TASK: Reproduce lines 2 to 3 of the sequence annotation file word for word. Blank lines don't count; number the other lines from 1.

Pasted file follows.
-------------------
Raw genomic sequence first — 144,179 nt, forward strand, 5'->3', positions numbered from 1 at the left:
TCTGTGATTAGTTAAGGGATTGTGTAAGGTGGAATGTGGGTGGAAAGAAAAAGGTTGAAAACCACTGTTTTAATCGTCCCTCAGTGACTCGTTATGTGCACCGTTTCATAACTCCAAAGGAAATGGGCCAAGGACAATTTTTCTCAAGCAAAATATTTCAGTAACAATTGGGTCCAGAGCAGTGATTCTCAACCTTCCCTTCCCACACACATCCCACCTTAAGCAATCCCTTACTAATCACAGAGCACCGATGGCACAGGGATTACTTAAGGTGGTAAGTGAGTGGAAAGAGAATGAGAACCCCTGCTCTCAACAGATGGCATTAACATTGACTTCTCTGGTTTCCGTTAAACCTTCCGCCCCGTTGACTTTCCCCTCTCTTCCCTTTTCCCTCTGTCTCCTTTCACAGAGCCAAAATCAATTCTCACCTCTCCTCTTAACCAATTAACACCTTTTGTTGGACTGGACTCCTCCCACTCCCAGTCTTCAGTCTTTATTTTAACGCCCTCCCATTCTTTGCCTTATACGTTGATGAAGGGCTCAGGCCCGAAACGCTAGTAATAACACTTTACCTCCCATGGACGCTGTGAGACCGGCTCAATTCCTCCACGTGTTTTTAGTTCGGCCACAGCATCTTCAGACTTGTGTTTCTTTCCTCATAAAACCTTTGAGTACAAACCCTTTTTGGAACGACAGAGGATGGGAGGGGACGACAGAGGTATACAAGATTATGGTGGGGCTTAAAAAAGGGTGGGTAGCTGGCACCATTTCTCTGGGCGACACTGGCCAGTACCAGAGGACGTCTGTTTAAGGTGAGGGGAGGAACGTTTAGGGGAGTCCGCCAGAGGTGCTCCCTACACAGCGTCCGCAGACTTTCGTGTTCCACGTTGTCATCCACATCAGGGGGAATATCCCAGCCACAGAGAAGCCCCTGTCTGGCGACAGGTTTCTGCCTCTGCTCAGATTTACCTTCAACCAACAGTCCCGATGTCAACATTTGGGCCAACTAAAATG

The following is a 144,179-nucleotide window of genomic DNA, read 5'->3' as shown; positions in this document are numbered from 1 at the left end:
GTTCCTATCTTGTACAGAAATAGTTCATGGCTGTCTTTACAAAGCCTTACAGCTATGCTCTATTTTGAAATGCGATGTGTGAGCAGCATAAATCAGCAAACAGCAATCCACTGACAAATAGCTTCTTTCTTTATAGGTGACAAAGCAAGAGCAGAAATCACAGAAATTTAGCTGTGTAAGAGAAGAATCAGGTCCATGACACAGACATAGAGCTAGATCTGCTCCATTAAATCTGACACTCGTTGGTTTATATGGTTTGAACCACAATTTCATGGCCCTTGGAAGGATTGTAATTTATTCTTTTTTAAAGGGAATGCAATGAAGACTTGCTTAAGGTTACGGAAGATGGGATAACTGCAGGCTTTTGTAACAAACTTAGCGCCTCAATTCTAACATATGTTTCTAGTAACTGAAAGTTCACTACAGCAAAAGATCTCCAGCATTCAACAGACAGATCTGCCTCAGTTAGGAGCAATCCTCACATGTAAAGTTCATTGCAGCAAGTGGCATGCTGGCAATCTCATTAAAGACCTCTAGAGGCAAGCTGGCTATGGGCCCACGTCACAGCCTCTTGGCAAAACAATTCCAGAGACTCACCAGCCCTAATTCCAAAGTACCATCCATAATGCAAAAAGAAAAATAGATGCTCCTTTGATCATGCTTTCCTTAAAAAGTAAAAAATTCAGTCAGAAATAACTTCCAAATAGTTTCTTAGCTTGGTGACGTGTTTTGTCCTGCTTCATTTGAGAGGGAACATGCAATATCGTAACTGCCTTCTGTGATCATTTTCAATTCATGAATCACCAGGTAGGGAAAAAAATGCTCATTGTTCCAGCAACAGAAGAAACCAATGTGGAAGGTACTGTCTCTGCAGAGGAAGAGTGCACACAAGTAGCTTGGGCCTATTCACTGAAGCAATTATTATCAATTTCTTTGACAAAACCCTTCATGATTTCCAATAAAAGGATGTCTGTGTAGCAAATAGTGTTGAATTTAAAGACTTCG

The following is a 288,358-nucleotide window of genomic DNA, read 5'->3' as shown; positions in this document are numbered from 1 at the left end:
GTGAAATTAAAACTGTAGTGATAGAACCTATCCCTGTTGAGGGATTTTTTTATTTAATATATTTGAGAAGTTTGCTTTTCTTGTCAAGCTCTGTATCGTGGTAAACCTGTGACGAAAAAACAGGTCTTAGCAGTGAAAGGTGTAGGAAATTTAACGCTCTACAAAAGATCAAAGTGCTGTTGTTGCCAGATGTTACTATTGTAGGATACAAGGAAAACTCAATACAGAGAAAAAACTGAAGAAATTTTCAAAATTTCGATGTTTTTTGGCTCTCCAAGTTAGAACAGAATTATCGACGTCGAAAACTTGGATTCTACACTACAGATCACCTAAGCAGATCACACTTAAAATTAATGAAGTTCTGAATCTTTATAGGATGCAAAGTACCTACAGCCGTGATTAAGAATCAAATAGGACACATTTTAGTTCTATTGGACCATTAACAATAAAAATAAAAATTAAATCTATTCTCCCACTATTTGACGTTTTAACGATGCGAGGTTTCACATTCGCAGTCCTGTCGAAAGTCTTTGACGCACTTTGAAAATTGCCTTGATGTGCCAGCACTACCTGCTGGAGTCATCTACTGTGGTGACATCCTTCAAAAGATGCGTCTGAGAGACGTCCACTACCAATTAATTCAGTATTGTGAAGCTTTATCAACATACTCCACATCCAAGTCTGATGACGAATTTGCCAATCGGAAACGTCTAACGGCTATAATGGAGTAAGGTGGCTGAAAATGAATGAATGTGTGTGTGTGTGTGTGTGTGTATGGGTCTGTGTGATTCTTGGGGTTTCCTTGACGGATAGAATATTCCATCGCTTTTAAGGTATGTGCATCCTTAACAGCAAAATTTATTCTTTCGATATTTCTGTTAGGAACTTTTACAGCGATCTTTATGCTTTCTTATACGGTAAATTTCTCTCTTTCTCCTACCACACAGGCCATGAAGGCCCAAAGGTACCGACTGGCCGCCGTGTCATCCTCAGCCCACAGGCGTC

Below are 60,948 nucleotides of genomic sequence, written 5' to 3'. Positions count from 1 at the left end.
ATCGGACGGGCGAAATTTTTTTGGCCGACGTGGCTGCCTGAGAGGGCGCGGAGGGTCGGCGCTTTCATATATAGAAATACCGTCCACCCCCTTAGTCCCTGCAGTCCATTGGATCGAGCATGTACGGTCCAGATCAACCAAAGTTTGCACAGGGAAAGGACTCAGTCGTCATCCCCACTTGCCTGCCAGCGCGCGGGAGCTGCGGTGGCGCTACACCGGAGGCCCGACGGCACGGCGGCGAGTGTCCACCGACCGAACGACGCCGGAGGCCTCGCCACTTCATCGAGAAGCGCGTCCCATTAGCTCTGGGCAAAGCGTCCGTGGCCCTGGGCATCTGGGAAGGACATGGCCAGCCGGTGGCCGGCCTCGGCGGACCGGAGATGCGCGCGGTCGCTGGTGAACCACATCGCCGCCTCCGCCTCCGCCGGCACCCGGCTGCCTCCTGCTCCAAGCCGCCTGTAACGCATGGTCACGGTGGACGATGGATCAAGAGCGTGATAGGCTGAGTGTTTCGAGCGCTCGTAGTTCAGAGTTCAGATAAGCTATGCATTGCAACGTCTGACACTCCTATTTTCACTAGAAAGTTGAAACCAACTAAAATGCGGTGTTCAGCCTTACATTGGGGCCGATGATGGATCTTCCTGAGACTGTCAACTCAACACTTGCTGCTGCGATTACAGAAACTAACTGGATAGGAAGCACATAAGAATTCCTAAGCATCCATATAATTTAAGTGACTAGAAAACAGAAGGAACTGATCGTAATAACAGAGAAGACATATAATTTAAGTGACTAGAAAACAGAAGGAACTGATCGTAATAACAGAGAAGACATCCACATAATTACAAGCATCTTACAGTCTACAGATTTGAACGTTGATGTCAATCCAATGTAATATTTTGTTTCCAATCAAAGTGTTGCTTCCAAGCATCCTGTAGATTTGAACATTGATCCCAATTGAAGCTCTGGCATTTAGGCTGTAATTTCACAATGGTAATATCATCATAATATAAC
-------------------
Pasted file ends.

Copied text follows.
TCTGTGATTAGTTAAGGGATTGTGTAAGGTGGAATGTGGGTGGAAAGAAAAAGGTTGAAAACCACTGTTTTAATCGTCCCTCAGTGACTCGTTATGTGCACCGTTTCATAACTCCAAAGGAAATGGGCCAAGGACAATTTTTCTCAAGCAAAATATTTCAGTAACAATTGGGTCCAGAGCAGTGATTCTCAACCTTCCCTTCCCACACACATCCCACCTTAAGCAATCCCTTACTAATCACAGAGCACCGATGGCACAGGGATTACTTAAGGTGGTAAGTGAGTGGAAAGAGAATGAGAACCCCTGCTCTCAACAGATGGCATTAACATTGACTTCTCTGGTTTCCGTTAAACCTTCCGCCCCGTTGACTTTCCCCTCTCTTCCCTTTTCCCTCTGTCTCCTTTCACAGAGCCAAAATCAATTCTCACCTCTCCTCTTAACCAATTAACACCTTTTGTTGGACTGGACTCCTCCCACTCCCAGTCTTCAGTCTTTATTTTAACGCCCTCCCATTCTTTGCCTTATACGTTGATGAAGGGCTCAGGCCCGAAACGCTAGTAATAACACTTTACCTCCCATGGACGCTGTGAGACCGGCTCAATTCCTCCACGTGTTTTTAGTTCGGCCACAGCATCTTCAGACTTGTGTTTCTTTCCTCATAAAACCTTTGAGTACAAACCCTTTTTGGAACGACAGAGGATGGGAGGGGACGACAGAGGTATACAAGATTATGGTGGGGCTTAAAAAAGGGTGGGTAGCTGGCACCATTTCTCTGGGCGACACTGGCCAGTACCAGAGGACGTCTGTTTAAGGTGAGGGGAGGAACGTTTAGGGGAGTCCGCCAGAGGTGCTCCCTACACAGCGTCCGCAGACTTTCGTGTTCCACGTTGTCATCCACATCAGGGGGAATATCCCAGCCACAGAGAAGCCCCTGTCTGGCGACAGGTTTCTGCCTCTGCTCAGATTTACCTTCAACCAACAGTCCCGATGTCAACATTTGGGCCAACTAAAATG

The following is a 144,179-nucleotide window of genomic DNA, read 5'->3' as shown; positions in this document are numbered from 1 at the left end: